More than a year after the onset of the COVID-19 pandemic, uncertainties about its evolution continue to shape trends in the global economy. Despite the acceleration of the vaccination process, the prospects for a return to normalcy are both uneven and uncertain across industries and geographies. In our scenario, as in the previous quarter1, we assume that the economic recovery will gain momentum from the summer onwards, once the U.S. and Europe have vaccinated a sufficiently large share of their population. However, there is a risk that the rollout of vaccines will be delayed, notably due to supply constraints from producers resulting from shortages of certain components and/or export restrictions from major exporting countries (e.g. India).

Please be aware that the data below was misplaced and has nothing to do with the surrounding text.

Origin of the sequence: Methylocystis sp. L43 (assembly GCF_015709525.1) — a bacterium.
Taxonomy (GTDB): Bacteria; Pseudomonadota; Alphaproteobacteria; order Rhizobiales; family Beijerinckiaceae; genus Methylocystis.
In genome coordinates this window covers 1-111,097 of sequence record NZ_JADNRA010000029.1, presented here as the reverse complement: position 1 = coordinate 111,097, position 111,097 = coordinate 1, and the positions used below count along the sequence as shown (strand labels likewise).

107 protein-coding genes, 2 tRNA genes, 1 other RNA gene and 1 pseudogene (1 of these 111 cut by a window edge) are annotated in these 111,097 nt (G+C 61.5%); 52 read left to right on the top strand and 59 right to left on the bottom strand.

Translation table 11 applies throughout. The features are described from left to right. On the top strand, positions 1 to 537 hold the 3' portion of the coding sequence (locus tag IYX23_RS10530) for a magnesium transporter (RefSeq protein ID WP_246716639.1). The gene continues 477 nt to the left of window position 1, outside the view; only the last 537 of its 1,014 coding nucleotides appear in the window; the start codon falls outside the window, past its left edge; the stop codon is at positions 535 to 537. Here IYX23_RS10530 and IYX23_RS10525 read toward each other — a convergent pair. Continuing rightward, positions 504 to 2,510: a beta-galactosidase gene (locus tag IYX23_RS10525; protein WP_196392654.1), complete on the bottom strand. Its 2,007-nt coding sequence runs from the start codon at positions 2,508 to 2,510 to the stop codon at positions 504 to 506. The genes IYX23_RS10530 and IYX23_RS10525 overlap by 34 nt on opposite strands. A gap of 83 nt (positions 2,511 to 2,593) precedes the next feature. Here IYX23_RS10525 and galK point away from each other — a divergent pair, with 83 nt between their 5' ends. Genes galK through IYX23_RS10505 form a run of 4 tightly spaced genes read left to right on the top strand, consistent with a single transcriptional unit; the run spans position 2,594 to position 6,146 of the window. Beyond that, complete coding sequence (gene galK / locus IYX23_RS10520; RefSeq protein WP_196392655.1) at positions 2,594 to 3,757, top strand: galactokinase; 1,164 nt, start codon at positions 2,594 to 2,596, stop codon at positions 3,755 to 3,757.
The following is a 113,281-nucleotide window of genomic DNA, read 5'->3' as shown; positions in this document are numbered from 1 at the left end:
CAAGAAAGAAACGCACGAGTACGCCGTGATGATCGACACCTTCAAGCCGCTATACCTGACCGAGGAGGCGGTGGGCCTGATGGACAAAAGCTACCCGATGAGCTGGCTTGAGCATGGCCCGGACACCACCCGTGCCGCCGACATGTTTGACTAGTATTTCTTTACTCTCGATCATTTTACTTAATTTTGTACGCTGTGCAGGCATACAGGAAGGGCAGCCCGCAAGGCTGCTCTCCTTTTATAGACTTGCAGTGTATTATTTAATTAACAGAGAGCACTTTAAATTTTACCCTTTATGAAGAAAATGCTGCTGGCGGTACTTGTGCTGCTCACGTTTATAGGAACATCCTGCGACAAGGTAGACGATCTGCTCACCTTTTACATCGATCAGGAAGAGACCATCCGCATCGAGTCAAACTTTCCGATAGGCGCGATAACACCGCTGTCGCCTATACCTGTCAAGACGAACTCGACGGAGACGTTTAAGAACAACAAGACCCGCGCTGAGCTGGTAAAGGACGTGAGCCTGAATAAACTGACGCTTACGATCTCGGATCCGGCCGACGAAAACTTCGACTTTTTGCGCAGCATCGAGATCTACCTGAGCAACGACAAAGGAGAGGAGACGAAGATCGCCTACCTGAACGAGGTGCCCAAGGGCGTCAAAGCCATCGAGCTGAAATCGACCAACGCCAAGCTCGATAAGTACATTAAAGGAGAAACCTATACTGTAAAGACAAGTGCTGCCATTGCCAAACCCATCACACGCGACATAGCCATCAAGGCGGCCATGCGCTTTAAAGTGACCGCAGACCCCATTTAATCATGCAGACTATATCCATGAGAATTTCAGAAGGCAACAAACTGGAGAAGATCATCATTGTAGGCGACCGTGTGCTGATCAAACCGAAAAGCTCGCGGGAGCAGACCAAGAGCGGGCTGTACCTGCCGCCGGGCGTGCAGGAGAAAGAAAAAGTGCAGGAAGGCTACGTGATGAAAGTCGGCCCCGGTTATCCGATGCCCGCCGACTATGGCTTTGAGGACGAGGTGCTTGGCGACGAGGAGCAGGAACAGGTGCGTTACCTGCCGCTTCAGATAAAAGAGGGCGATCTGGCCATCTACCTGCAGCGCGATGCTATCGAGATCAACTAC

The ineffectiveness of vaccines in response to virus mutations is also a risk to the global economy. Ultimately, in any of these cases, the freedom of movement of people would remain restricted and economic activity would be hampered for longer. However, on the bright side, our global growth forecast has been revised upwards by half a percentage point to 5.1% in 2021, thanks to stronger than expected growth in the U.S. In this more favourable macroeconomic context, Coface is upgrading 35 sectors of activity (compared to only 3 downgrades). In addition to the United States, several other sectors of the world economy have already or will have returned to their pre-crisis level of activity by summer, i.e. even before collective immunity is reached, in the best of cases: industry, international trade and of course China. Conversely, others are lagging behind: service activities requiring physical contact with the customer and European economies in particular. Finally, in some major emerging economies, the recovery is also being held back by rising inflation, which is forcing central to tighten their monetary policy.